In any event, as is usual in modern art, even the "adult" exhibits and installations are often more about simply attracting attention to themselves as a high brow concept, rather than displaying particular skill in their creation, or (as Scruton writes) having much in the way of connection with beauty.
The initial reaction can therefore justifiably be cynical. But on the other hand, the "gee, even I could have done that" thought can be taken in a positive, democratising sort of way: everyone can be an "artist" if they think about what they are making and create anything with forethought. It may not be particularly fair that some can make a living out of mere concept separated from any particular skill, but there will always be the unjustifiably rich and successful in the world.
The result is that I find it hard to resent the modern art I have seen at GOMA, and even if I think a particular installation is a waste of space, I still enjoy the ironic amusement derived from wondering how the artist has managed to receive recognition for their dubious work.
There are lines to be drawn, however. I will still object to the outright ugly as a legitimate form of conceptual art. (The dissected animals of a British artist, for example, or the digestion machine designed to make fake human excrement.) Conceptual art can become mere ugly tosh, there is no doubt about it.
But conceptual art in moderation, when it avoids mere ugliness or the incredibly facile, can be kind of fun:
Update: speaking of grotesque attention seeking as "art", the blood cooking guys from England (where else) are on their way to Melbourne.
I’ll be taking a message of goodwill and renewed engagement, letting African countries know that Australia is ready to listen and learn from them, as well as to contribute to their progress and prosperity.I await her report in the coming months on what Australia has learnt from Africa via Her Excellency's ear.
By the way, in another recent speech, the GG lavished praise on women's cricket, saying this:
This is a great achievement for cricket and will mean a lot to the 650,000 females playing cricket around the world. In Australia there are more females playing now than ever before – 70,000 – this has increased significantly over the last 4 years.650,000 females around the world play cricket? This must only be if you count schoolgirls, as the BBC was reporting in 2001 that there were 640,000 girls playing cricket at school in the last 12 months, but only 4000 who played "at club level".
Quentin also claims:
I have observed that many successful achieving women have played cricket. It’s a sport that develops character.Yeah? I reckon she's just buying into a generic sport's stereotype there: that it's inherently "good for character".
I've never quite understood that. When anyone thinks about their high school experience, for example, how many can honestly say "yes, all those jocks on the football team pretty clearly had the best character of all the people I knew." From my observation, they were in fact more likely to be the one showing their 15 year old girlfriend that they had a condom ready in their pocket for the evening's date, as well as being the most likely to be drinking underage and underperforming academically. They could be mocking of people with no sporting prowess (yes, that's me!) and although they could be reasonable people to meet again as adults, it was only with the additional maturity that they became reasonable conversationalists.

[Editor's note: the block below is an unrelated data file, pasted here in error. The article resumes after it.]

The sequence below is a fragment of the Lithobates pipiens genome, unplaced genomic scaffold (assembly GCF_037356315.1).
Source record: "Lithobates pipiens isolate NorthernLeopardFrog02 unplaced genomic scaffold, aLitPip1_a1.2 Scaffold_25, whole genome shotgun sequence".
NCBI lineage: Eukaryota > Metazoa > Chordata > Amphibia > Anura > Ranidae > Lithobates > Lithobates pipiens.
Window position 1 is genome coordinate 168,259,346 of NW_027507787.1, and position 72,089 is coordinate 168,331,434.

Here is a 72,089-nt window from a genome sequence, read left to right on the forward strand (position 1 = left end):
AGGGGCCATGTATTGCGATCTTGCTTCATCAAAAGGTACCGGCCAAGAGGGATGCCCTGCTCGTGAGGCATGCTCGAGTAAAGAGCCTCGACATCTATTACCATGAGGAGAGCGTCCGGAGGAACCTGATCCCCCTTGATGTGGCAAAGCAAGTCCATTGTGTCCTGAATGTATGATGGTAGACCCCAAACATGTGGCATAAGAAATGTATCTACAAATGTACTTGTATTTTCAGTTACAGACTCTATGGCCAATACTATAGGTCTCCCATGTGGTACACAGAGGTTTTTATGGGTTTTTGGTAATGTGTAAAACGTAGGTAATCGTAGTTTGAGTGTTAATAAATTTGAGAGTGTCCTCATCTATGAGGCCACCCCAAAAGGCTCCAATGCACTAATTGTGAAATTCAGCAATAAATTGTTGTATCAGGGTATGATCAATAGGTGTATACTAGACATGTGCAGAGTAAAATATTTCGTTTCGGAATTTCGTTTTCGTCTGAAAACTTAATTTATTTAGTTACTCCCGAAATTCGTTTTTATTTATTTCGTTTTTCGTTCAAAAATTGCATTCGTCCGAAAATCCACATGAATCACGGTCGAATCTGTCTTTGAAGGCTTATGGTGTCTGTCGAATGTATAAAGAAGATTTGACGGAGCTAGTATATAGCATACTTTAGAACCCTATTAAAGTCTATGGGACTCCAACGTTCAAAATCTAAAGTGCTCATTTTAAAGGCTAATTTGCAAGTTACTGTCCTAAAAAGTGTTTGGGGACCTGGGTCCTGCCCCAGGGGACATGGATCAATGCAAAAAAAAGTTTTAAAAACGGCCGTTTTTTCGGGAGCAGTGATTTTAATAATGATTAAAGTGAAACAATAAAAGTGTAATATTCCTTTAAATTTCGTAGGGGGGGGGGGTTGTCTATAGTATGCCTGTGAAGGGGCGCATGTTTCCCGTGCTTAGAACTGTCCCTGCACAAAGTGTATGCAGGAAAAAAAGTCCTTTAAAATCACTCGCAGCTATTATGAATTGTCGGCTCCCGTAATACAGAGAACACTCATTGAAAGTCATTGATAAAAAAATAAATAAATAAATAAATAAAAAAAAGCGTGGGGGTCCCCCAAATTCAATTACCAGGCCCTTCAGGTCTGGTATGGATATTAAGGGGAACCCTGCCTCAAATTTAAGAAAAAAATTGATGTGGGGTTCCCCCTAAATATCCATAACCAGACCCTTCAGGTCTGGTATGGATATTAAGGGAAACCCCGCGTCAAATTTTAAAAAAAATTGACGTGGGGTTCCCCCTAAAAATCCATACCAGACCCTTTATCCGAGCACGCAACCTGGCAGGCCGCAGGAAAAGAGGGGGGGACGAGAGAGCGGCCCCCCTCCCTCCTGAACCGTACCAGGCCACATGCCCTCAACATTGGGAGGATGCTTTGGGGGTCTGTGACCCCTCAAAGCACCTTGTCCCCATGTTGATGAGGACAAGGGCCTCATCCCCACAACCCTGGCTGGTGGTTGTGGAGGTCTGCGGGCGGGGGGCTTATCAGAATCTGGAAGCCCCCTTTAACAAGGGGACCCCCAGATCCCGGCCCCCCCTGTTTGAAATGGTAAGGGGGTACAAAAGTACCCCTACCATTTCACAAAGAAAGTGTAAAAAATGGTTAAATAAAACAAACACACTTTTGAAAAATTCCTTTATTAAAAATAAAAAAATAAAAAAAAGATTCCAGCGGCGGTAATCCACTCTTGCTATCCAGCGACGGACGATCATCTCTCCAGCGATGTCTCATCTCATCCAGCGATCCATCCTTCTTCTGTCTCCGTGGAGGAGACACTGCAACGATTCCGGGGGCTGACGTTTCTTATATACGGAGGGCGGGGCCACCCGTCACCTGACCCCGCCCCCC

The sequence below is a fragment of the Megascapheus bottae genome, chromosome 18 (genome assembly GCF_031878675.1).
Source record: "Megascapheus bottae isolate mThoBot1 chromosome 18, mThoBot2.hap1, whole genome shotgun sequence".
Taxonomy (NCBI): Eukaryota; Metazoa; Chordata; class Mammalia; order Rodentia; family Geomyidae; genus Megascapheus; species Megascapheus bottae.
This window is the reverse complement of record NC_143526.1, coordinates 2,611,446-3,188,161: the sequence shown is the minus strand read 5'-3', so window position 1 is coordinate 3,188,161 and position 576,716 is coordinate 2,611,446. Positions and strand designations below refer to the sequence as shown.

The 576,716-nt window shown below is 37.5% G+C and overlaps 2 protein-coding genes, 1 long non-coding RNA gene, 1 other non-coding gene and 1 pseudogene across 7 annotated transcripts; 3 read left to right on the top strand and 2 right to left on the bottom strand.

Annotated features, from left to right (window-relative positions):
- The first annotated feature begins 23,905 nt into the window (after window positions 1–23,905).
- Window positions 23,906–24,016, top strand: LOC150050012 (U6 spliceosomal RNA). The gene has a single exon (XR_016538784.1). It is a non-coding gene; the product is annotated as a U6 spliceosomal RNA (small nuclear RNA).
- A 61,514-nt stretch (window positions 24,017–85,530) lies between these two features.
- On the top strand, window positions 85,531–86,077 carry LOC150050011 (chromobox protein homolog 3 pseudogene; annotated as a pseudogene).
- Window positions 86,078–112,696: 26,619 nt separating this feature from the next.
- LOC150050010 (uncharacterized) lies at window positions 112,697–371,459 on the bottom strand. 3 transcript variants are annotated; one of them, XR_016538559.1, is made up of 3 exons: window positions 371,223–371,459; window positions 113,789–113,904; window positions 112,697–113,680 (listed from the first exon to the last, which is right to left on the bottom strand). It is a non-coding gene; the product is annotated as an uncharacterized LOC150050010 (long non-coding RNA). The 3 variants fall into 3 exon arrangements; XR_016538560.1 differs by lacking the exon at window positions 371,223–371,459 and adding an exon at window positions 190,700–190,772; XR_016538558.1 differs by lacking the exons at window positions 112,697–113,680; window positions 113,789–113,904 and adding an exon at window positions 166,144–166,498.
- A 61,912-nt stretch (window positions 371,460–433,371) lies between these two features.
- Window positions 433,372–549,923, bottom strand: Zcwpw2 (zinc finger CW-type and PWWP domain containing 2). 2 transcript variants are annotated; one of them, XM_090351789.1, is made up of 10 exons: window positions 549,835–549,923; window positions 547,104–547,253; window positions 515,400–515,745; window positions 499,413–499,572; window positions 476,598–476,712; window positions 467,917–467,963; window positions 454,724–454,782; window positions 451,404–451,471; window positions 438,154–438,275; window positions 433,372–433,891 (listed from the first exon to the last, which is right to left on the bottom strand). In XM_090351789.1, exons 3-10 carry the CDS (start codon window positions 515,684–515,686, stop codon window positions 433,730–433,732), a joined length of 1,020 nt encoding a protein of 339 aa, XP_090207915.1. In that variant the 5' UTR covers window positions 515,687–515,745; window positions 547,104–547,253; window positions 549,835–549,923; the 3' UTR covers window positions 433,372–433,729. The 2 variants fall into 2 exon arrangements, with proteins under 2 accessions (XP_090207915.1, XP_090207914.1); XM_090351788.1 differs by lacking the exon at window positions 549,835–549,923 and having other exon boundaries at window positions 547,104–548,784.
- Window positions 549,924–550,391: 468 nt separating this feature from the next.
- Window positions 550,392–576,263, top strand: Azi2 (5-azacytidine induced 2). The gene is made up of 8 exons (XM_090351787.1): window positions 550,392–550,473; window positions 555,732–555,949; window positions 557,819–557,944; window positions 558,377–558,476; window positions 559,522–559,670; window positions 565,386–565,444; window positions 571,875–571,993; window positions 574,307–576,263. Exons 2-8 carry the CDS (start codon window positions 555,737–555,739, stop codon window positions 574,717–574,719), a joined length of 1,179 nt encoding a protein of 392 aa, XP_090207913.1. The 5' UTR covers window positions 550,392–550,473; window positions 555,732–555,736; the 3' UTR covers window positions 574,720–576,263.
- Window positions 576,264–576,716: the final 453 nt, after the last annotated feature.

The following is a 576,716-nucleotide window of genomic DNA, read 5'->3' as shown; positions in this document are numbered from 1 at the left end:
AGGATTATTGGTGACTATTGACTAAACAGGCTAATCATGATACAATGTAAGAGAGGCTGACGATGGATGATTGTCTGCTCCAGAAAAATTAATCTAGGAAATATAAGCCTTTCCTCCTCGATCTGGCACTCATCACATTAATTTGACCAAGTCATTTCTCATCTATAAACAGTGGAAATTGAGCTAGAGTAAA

For every famous sportsperson of apparent good character, there is always someone you can find one who is the opposite. Seems to me to be self evidently, at best, a neutral influence on character.
Taking part in any group activity makes people feel well socialised and less isolated, so if I had a teenager who dressed as a Goth and spent most of his time in the bedroom writing poetry, I guess I would be happier if he was playing cricket. (Only just.)
But honestly, any group activity that didn't involve drugs would have the same effect.
Monday, March 16, 2009
The article notes that it took 12 years before a routine auditing of his studies revealed widespread fabrication.
The article makes a makes a good point at the end:
In hindsight, Anesthesia & Analgesia editors Shafer and White admit that it should have been a "red flag" that Reuben's studies were consistently favorable to the drugs he studied.
(She also occasionally claims that God is not real because he doesn't give her every toy she prays for. Oh for a good Presentation sister to set her right in her religion instruction!)
According to the report, it's gone this way because Kennedy will not take part in the mediation the Archbishop proposed.
I happened to drive past St Mary's last weekend. As expected, a couple of tents have sprung up right in the front, occupied (I expect) by Sam Watson or other aboriginal figures who want to buy into the dispute. Or I could be wrong; it might be Raelians.